After graduating from Benjamin Franklin High School (Los Angeles) in 1960, Baca worked his way through East Los Angeles College before starting with the L.A. and Rep. Adam Schiff, D-Pasadena, a former U.S. attorney who has been urging changes to the extradition treaty, praised the Denver decision.
Schiff said he believes Mexico's resistance to life imprisonment charges is largely rhetorical.
``If we can get (March's killer) back and lock him up for 70 years or 60 years, that's the rest of his life,'' he said.
Without criticizing Cooley's handling of the March case, Baca said, ``Each D.A. has its own belief system, which doesn't make one right or the other wrong.
``I'm very impressed with the decision by the Denver district attorney. He understands that justice delayed is justice denied "Justice delayed is justice denied" is a legal cliché meaning that if legal redress is available for a party that has suffered some injury, but is not forthcoming in a timely fashion, it is effectively the same as having no redress at all. .''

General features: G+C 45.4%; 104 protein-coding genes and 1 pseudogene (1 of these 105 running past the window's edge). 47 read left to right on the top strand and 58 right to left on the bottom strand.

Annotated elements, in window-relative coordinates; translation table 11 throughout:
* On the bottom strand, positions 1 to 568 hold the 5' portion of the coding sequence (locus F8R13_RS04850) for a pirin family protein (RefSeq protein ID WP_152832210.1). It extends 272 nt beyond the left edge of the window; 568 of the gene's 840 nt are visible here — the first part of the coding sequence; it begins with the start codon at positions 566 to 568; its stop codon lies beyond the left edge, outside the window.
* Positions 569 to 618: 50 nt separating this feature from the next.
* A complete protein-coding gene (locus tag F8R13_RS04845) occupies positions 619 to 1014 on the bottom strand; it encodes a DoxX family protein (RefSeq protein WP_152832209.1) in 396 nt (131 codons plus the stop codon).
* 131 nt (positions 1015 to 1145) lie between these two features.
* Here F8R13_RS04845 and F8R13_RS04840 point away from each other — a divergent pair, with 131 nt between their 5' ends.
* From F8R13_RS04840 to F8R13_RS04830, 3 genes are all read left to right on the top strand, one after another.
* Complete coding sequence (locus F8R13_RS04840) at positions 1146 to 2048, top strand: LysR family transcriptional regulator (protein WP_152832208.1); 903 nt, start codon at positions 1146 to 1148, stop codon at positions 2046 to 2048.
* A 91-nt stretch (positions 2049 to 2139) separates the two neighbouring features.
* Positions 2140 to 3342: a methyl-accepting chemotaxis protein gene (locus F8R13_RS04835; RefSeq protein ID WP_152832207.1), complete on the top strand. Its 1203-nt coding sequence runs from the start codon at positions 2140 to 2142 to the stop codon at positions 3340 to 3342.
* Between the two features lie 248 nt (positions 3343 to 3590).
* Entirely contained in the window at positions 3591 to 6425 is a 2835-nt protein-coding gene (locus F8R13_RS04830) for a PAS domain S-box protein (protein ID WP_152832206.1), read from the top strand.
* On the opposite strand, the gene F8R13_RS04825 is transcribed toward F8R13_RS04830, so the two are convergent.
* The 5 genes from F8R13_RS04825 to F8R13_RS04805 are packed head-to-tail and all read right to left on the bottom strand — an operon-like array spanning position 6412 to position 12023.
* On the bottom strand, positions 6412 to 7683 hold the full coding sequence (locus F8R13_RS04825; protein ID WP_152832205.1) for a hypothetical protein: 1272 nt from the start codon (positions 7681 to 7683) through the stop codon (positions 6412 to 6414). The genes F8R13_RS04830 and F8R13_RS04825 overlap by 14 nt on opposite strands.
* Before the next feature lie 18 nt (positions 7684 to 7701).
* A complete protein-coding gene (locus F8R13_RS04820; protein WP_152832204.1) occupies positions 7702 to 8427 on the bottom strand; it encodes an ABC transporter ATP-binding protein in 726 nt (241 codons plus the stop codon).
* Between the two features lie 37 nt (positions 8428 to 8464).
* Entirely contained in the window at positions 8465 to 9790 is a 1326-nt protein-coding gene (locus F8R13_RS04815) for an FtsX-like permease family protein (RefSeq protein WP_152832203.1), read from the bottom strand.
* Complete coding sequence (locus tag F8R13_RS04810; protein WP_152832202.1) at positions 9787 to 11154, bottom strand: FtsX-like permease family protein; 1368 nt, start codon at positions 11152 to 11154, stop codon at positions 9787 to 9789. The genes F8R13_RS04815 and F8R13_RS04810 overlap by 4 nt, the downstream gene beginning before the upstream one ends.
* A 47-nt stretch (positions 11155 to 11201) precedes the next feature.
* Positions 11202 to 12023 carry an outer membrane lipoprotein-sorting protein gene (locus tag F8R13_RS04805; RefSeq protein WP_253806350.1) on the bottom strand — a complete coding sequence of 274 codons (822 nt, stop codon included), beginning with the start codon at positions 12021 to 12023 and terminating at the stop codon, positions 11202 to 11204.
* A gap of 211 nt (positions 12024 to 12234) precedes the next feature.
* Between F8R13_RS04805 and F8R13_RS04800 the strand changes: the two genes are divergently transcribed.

Mexico is not alone in refusing to extradite to nations with capital punishment capital punishment, imposition of a penalty of death by the state. History
Capital punishment was widely applied in ancient times; it can be found (c.1750 B.C.) in the Code of Hammurabi. unless it is assured the death penalty will not be imposed. Canada and most European nations also have similar restrictions in their extradition treaties.
Yet with fleeing criminal suspects heading to Mexico more often than anywhere else, that's where the political heat has been. On Thursday the House International Relations Committee unanimously accepted an amendment by Rep. Tom Tancredo, R-Colo., urging the Mexican Supreme Court to ``revisit'' its ruling.
The measure also requires the State Department to file annual reports detailing annual extradition requests by the U.S. and Mexico.
Baca said he too is outraged at the notion of Mexico imposing its will on U.S. prosecutors seeking justice for crimes committed against citizens, particularly cops, on American soil.
But, he said, while he advocates changing the treaty, ``if you work to get that done first instead of swifter justice for Deputy David March, you may not get either.''
Cooley maintained that real justice for March will come in changing the laws.
``The solution is simple,'' he said. ``We need a better, improved extradition treaty with Mexico.''
Lisa Friedman, (202) 662-8731